With the benefit of hindsight and a long-range weather forecast, Victorian-trained Survived would have made his Sydney debut well before his assignment at Randwick.

Trainer Archie Alexander admitted as much ahead of the seven-year-old's appearance in Saturday's 2400m-benchmark race,

"We probably should have campaigned him in Sydney for the whole summer because you've had all the rain," Alexander said.

Survived has run the bulk of his 45 races on good or soft tracks so the rain-affected surface at Randwick suits a horse heading to Sydney off a fourth in the Albury Gold Cup (2400m) on heavy ground.

"He's in good form. You'd have to say he'll be competitive. He'll like the distance, and the going," Alexander said.

The trainer has booked claiming apprentice James Innes Jnr to take 2kg off Survived's allocated top weight of 59kg.

Survived had a 23-day gap between his second in a benchmark race at Sandown and the Albury Gold Cup on March 24, although not intentionally.

"You set a program but it doesn't really work the way you want it because you pick the race and all of a sudden it becomes a good (3) so you can't run him," Alexander said.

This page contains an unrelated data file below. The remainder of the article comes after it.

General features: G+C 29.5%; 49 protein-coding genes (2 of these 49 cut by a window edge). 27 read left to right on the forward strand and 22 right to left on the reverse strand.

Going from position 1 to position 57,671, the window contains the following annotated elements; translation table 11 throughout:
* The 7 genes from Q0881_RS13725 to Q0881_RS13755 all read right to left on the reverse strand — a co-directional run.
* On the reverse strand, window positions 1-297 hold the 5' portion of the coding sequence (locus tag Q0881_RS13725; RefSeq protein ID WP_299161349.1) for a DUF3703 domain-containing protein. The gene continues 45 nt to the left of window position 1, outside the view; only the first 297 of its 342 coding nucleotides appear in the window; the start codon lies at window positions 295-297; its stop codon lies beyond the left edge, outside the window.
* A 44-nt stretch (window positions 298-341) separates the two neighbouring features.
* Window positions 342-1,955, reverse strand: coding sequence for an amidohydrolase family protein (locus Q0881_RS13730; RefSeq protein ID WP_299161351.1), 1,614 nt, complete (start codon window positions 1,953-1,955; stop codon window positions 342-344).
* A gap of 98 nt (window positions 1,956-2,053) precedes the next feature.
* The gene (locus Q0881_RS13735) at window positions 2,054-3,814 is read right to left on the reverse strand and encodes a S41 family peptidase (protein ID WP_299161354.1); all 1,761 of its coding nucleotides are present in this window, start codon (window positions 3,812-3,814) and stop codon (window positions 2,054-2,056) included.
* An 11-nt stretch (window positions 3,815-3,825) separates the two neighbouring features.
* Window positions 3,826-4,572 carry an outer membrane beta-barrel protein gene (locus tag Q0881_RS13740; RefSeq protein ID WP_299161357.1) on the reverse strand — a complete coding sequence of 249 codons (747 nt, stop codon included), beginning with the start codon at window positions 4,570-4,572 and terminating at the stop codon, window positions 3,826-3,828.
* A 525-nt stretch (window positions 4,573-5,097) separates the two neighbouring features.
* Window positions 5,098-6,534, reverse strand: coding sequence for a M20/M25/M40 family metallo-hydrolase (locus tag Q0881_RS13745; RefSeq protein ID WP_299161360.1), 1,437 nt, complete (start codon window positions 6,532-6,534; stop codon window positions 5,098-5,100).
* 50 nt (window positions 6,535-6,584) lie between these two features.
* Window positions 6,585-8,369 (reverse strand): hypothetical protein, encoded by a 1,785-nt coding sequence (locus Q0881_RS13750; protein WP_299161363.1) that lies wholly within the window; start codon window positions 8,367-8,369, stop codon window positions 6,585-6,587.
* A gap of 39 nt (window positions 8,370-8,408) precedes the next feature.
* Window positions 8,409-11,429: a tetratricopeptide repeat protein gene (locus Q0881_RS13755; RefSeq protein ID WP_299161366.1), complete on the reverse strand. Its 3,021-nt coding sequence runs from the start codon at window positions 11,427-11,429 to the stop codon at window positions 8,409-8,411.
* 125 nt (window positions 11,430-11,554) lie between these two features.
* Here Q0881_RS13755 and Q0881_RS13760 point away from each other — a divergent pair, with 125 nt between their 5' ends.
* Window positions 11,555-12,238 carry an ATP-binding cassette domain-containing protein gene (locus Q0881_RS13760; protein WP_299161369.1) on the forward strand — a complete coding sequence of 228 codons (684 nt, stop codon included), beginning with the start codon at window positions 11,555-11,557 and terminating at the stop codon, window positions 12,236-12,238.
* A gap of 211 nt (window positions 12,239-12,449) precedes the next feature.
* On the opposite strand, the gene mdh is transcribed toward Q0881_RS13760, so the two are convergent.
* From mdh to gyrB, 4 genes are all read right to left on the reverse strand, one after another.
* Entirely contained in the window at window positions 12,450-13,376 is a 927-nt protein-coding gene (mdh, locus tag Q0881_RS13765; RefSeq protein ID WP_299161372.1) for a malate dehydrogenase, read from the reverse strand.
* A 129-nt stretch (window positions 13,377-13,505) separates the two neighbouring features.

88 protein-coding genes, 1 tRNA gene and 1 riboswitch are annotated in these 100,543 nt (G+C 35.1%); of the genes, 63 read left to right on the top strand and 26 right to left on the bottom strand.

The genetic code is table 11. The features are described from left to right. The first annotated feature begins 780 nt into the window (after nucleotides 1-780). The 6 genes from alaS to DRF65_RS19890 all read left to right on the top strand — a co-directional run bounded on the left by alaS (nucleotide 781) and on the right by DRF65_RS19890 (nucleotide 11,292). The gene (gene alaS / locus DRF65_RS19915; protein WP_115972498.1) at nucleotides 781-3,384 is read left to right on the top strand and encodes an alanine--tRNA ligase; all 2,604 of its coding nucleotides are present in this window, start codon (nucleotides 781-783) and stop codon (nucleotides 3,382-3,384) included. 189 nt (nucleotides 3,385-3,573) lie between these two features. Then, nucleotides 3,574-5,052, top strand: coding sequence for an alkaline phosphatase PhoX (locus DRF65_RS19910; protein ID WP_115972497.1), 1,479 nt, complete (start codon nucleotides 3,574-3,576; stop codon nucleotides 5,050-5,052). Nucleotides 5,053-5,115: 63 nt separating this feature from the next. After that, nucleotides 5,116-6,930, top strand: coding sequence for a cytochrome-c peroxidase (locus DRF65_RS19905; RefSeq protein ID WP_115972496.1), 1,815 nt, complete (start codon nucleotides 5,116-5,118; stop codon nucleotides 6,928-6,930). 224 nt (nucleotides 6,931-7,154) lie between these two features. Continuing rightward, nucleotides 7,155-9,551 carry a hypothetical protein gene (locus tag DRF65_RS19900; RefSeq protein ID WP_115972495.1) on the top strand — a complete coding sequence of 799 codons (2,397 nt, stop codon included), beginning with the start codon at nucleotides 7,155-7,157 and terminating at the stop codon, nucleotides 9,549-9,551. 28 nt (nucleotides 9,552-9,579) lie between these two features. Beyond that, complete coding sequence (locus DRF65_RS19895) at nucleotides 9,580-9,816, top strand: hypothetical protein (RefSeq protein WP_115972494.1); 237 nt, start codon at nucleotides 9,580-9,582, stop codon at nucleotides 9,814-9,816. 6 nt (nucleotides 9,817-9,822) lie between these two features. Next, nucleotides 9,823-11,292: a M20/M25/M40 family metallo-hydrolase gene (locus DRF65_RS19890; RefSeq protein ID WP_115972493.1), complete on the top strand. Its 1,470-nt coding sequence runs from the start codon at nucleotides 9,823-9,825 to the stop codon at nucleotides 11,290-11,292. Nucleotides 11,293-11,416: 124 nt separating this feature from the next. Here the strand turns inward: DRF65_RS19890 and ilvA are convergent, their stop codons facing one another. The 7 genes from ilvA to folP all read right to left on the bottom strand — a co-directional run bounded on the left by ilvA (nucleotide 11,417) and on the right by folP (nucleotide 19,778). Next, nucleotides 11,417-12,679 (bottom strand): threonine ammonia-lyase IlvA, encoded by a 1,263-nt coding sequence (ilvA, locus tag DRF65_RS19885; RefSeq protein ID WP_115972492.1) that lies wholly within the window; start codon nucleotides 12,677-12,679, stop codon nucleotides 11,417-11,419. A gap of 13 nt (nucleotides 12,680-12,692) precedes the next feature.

The Englishman, who has established a training base at Ballarat, said he hoped to bring more runners to NSW.

"We'd always be keen. It's just trying to find the right horse and the owners willing to travel with one," he said.

Alexander conceded he was also finding his bearings for road trips.

"Where do you stay, when do you feed them? All those little things that senior trainers have been doing for years," he said.

"As a young trainer you have to learn what suits you best."

That process could be on track given three-year-old filly Wheal Leisure ran fifth in her Group One debut in the Australian Oaks at Randwick on April 8.

"That's given us a bit of confidence that we're doing the right thing," Alexander said.

AAP

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